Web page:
San Francisco To Dublin, Ad Specialist Quantcast Opens EMEA Ops Center, Plans 100 Non-Engineering Jobs
Digital advertising specialist Quantcast has become the latest U.S. tech company to put down roots in Dublin. The San Francisco-headquartered company has announced the opening of a new EMEA Operations Center in the Irish city to support the "growth and expansion" of its advertising business throughout Europe, and better support existing clients in the region -- echoing a similar move by Dropbox last December, along with many others before it including Twitter, Facebook, Google, Yahoo, PayPal, LinkedIn, and Apple.
Softbank Capital Announces New $250M Princeville Growth Fund To Help Startups Expand Into Asia
Softbank Capital, the venture arm of Japan’s massive Softbank Corp, has just announced a brand new growth fund of $250 million that the firm is calling “the Princeville fund.” Thus far, Softbank has focused more predominantly on seed-stage funding, and would like to expand that focus toward more mature companies looking to push into Asia, particularly Japan, China and Korea. Because of Softbank’s extensive network in Asia through Softbank Corp, Japan’s largest wireless carrier, Softbank claims to be the best possible VC firm for Asia-enticed companies to work with. Softbank’s most impressive exits include the acquisition of OMGPOP by Zynga, BuddyMedia’s acquisition by Salesforce.com, the HuffPo’s exit into the loving arms of Aol, as well as the recent acquisition of Bluefin Labs, Twitter’s biggest acquisition yet. The Princeville fund won’t stray too far from its usual investment focus, including companies homing in on social media, mobile apps, ecommerce, online advertising, ...
Line, The Messaging App That Took Japan By Storm, Crosses 100M Users And Enters The U.S.
Line, a messaging app made by South Korea’s Naver Corp. that took off in Japan, just crossed 100 million users globally 19 months after it originally launched. The app is one of the leading contenders in smartphone messaging in Asia and faces off against Tencent’s WeChat and KakaoTalk. As I’ve written before, when rumors emerged that Facebook was in acquisition talks with WhatsApp, global messaging is very fragmented with many players that do well in specific territories in Asia and Europe. While Naver didn’t share details on daily or monthly actives, Line’s numbers put it up there among the top smartphone messaging players to watch. Line gives you free voice calls (like Skype or Facebook’s new overhauled app). Then there’s basic messaging, but Line is a bit goofier with sillier emojis and stickers. There are teddy bears juggling eggplants, to bunnies with flames of anger in their eyes, to a shy balding man surrounding by little sparkles and flowers. (Yes.) Many are free, ...
Lyst Doing $1M+ Sales A Month – More Following Gucci There Than On TheFancy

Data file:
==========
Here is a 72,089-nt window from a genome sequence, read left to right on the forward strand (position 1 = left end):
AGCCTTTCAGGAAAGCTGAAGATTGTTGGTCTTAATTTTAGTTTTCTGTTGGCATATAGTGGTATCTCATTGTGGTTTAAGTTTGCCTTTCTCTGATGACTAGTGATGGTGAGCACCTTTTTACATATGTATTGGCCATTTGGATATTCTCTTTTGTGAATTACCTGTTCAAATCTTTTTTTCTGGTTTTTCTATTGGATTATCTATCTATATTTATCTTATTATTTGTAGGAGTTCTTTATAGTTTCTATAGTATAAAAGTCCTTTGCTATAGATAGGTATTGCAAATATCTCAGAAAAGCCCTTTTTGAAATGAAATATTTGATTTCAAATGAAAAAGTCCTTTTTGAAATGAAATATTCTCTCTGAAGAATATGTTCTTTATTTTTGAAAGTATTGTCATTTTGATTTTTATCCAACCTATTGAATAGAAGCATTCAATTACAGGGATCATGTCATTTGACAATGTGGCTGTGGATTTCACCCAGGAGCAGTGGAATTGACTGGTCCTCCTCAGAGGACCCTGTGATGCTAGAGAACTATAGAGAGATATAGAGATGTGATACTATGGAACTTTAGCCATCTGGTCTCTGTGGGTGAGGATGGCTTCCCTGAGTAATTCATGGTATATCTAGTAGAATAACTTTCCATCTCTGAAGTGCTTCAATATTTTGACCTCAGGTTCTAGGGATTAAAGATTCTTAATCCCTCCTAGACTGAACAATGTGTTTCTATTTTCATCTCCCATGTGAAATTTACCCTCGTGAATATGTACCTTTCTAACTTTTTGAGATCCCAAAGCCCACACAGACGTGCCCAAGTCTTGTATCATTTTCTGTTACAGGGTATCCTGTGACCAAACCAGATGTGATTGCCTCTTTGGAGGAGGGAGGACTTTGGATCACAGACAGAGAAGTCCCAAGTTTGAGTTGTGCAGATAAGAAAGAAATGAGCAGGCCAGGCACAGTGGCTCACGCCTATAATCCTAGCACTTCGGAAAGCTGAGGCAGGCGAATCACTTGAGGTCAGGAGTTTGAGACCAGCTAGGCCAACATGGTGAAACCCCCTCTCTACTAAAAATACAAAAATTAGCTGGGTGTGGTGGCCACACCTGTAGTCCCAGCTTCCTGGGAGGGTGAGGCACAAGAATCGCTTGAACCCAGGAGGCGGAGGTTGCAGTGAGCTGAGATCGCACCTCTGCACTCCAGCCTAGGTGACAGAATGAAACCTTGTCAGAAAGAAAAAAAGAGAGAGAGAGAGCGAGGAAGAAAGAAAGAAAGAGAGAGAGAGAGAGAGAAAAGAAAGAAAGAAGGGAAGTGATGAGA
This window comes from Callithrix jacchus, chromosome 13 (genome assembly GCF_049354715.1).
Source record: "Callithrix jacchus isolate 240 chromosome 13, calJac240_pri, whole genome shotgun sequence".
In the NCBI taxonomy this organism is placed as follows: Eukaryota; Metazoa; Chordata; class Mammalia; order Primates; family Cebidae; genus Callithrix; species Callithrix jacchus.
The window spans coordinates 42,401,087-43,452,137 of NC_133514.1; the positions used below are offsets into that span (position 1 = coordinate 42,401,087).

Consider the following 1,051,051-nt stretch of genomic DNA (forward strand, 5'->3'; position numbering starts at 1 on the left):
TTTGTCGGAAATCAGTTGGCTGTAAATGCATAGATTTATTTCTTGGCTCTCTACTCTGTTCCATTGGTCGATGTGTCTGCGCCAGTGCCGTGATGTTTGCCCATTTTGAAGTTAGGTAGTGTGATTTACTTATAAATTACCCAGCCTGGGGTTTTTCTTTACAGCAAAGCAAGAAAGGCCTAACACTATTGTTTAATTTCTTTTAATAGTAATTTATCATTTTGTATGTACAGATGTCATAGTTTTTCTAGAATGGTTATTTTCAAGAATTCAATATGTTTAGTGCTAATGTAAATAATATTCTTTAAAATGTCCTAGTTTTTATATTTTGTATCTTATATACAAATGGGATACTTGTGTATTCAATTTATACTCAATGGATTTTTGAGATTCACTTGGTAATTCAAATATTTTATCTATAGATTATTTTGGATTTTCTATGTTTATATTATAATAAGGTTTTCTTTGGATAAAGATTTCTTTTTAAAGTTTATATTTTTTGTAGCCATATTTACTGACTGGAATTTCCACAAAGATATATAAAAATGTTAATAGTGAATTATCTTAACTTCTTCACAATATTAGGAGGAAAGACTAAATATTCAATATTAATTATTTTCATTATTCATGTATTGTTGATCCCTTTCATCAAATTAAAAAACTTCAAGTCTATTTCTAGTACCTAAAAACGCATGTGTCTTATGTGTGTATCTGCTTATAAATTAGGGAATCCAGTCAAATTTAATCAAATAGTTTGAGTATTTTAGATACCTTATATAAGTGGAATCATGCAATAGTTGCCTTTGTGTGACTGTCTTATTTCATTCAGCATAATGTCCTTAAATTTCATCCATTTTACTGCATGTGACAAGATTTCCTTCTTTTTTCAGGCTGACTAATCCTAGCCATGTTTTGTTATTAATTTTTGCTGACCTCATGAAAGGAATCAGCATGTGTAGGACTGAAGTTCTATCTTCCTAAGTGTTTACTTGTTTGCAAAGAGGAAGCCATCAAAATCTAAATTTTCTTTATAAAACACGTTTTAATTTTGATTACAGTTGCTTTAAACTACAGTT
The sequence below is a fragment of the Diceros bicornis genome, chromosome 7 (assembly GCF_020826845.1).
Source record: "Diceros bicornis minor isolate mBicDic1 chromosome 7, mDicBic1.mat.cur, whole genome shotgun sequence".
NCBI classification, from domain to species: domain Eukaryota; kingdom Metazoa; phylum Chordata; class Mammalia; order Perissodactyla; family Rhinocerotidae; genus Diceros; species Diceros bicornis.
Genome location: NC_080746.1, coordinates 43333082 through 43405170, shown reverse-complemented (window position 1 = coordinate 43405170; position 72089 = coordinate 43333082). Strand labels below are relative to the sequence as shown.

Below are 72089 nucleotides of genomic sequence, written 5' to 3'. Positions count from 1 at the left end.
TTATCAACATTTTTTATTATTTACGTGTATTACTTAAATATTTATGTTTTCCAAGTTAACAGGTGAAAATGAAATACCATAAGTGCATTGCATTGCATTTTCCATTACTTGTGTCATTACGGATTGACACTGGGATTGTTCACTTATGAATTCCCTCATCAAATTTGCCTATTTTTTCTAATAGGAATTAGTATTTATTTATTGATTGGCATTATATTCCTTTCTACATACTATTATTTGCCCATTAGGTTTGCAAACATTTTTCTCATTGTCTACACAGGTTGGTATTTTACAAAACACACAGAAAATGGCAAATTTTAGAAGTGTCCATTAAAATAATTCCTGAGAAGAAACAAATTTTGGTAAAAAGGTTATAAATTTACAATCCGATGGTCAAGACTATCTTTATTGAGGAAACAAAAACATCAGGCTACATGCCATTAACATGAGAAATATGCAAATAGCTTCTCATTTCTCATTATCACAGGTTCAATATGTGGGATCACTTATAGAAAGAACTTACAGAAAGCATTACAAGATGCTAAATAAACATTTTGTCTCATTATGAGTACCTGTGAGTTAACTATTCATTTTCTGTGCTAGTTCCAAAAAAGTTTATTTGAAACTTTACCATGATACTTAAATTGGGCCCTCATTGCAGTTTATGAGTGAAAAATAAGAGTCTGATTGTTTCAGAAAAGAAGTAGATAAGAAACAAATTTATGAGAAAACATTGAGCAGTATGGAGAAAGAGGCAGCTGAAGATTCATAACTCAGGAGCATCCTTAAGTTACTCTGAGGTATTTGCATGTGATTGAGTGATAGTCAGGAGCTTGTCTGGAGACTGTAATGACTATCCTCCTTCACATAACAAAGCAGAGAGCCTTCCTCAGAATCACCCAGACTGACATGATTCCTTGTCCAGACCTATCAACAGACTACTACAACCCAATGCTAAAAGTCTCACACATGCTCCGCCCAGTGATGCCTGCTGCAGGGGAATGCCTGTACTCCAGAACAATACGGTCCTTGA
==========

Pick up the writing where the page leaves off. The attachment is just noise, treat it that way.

The whole fashion-meets-tech play is really only still emerging, with a wide gamut of businesses pimping various ideas from matching your personal tastes in clothes via your social graph, to literally mapping your body to fit custom-made items. But Fashion startups are notoriously guarded with their numbers. However, one startup has decided to break the mould. Lyst, which is a little like a Twitter for fashion which you can also buy from, has been around for about 18 months until it launched late last year. It's since picked up $5 million in funding and appears to be doing pretty well. CEO and co-founder Chris Morton revealed to us that while their 1 million-plus monthly unique visitors may 'look' puny, it's the $1 million-plus in sales every month that is making investors and customers happy. Both those numbers represent 1000% growth in 2012. Right now it's getting 60% traffic from the US, 30% from Europe and 10% Asia + Aus.
Translation is UX
Je ne suis pas monsieur Lebowski. C’est vous monsieur Lebowski. Moi, je suis le Duc. — The Big Lebowski , French version There is a world where Harry Potter’s arch enemy is “Du-weißt-schon-wer,” Facebook users click the “Me gusta” button, and the Dude is named “le Duc.” This world is a translated world. We—the people who make websites—now study almost every aspect of our trade, from content and usability to art direction and typography. Our attention to detail has never been greater as we strive to provide the best possible experience. Yet many users still experience products that lack personality or are difficult to understand. They are users of a translated version. When we pledge to embrace the adaptable nature of the web—to make our websites responsive and even future-ready—we’re typically talking about diversity of devices. But the web’s diversity also comes in the form of different languages and cultures. Translation affects users’ experiences—and ...